But, at some point, slashing state court financing jeopardizes something beyond basic fairness, public safety and even the rule of law. It weakens democracy itself.
The survey of 54 states and territories found that for Fiscal Year 2010, courts in 27 states have had their budgets reduced, and 12 additional states are anticipating budgets cuts in coming weeks as their Legislatures finalize 2010 state budgets. Ten state court systems have had their budgets reduced by at least 5 percent. To review the survey results state, go to www.ncsconline.org/wc/budget/activities.asp.But of course, as in Massachusetts, state budgets are being trimmed continually through the year, as governors see revenues in freefall during a profound recession. So searching the Internet for the phrase turns up many news stories around the country of new budget cuts and crises in state courts resulting from the new budget cuts. I thought the Times editorial was a powerful statement. It's a terrible thing to choose between fabulously deserving and needy administrative agencies in budget allocations. But this was a very powerful statement. Of course, libraries are another important group that are more needed by the population at large as the economy tanks. And all the social service agencies can make the same claims, I suppose, as well as police, fire and hospital, ambulance, basic infrastructure maintenance.... I guess it all goes on and on. I am glad I am not in charge of budget allocation in any state!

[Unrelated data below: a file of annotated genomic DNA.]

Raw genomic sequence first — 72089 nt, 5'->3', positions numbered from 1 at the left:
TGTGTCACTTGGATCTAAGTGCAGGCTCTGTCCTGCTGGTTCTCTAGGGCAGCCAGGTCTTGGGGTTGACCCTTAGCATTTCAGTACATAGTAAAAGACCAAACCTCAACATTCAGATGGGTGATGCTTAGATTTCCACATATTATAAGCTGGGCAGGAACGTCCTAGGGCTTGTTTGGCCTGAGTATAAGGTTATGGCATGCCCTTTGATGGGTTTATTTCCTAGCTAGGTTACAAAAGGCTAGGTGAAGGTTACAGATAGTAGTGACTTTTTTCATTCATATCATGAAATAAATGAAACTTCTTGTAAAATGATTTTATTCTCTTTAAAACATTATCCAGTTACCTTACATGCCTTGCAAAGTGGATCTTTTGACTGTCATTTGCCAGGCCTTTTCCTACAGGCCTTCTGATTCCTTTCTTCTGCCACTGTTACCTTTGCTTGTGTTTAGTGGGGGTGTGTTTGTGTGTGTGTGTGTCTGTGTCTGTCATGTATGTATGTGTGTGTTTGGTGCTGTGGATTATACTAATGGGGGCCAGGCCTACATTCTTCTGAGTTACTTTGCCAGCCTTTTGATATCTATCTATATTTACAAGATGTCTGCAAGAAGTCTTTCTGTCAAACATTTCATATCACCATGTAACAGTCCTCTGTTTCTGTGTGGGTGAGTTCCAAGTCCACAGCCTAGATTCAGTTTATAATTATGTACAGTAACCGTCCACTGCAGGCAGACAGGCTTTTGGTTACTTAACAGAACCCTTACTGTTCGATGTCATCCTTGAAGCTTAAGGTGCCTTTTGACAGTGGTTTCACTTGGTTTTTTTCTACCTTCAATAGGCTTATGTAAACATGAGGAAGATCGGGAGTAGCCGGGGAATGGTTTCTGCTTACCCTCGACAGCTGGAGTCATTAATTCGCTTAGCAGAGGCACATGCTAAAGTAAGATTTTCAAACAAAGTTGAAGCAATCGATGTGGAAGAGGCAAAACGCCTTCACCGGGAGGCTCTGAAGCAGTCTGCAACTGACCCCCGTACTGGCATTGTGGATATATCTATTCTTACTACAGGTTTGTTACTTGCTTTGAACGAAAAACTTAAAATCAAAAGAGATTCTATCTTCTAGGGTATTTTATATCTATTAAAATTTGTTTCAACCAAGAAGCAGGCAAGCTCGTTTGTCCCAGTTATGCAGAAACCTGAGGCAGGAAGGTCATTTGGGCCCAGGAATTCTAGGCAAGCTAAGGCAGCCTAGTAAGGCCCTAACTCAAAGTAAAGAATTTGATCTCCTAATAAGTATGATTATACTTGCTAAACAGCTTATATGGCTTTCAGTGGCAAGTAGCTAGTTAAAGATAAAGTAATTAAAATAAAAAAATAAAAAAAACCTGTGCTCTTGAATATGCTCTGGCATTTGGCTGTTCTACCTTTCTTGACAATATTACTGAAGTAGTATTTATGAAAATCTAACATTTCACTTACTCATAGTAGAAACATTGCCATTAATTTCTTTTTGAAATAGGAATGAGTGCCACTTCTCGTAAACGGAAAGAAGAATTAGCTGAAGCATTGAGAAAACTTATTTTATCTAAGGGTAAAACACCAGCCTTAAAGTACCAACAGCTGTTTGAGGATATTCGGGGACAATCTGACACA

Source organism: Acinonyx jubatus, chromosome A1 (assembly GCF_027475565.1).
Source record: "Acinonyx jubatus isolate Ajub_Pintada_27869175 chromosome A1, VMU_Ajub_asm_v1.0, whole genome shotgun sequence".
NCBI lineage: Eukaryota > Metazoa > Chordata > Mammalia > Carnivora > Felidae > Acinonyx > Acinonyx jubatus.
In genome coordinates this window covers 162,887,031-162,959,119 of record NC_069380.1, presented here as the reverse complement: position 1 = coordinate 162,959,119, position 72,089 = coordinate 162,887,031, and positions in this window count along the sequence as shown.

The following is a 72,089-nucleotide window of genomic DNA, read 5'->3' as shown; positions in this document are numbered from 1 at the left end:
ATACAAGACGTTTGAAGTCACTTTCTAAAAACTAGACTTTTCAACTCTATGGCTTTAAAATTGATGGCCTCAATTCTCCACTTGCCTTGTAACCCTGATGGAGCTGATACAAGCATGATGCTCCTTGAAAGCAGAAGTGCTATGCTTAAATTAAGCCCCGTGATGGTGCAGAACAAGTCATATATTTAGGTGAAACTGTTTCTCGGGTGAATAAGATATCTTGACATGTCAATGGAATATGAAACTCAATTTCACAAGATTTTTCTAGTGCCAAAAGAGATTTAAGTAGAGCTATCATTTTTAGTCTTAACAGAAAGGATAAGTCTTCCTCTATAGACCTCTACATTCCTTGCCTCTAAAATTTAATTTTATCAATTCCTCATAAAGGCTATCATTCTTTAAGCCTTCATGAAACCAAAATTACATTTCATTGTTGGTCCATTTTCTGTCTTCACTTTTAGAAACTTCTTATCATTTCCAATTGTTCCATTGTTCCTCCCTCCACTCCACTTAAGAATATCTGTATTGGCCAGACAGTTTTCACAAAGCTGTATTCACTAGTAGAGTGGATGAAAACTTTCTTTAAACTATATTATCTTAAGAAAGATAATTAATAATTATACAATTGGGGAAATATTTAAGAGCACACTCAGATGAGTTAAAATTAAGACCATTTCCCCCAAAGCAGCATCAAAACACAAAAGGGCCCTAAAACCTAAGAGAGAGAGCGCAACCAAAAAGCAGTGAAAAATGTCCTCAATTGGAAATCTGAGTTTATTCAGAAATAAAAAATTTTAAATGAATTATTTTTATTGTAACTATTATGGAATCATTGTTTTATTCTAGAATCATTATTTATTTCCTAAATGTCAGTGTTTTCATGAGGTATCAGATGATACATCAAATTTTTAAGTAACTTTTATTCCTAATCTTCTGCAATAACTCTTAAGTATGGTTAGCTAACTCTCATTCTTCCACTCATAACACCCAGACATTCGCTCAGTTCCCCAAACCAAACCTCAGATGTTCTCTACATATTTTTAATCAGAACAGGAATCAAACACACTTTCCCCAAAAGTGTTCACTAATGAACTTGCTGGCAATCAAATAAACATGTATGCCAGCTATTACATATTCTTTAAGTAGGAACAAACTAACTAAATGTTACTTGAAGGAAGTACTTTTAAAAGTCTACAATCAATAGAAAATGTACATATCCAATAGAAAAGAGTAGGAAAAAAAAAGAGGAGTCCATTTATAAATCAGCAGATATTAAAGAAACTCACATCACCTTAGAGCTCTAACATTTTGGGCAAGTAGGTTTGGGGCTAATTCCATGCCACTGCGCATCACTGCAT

“The national recession is having a profound impact on how Americans gain access to justice,” said Stephanie Cole, Administrative Director of the Alaska State Courts and president of COSCA.
With state revenues in a free fall, the NCSC and COSCA conducted the survey to learn how state courts are coping with, and planning for, the potential of the most severe budget cuts in decades.
Budget cuts are taking shape in a variety of ways:
* 28 state courts have imposed hiring freezes. 13 state courts have frozen salaries
* Seven states have encouraged judges and staff to accept salary reductions – or have imposed salary reductions
* Six states have mandated furloughs of court staff
* Six states have reduced court hours.
A glimpse of what courts across the country are experiencing: In Delaware courts placed a hiring freeze on all positions except security; Florida courts have laid off 280 employees, out of its 3,100 person workforce; Minnesota has cut court hours and public counters are closed a half day each week in some districts; Iowa is considering reducing administrative districts, merging internal court operations and creating more flexibility in allocating judges; in Nevada the Governor has recommended cutting employee salaries by 6 percent, eliminating merit increases and requiring all employees take 12 furlough days a year.
This decoration of Themis holding the scales of justice is from the FBI website at http://www.fbi.gov/publications/leb/2005/june2005/page30.jpg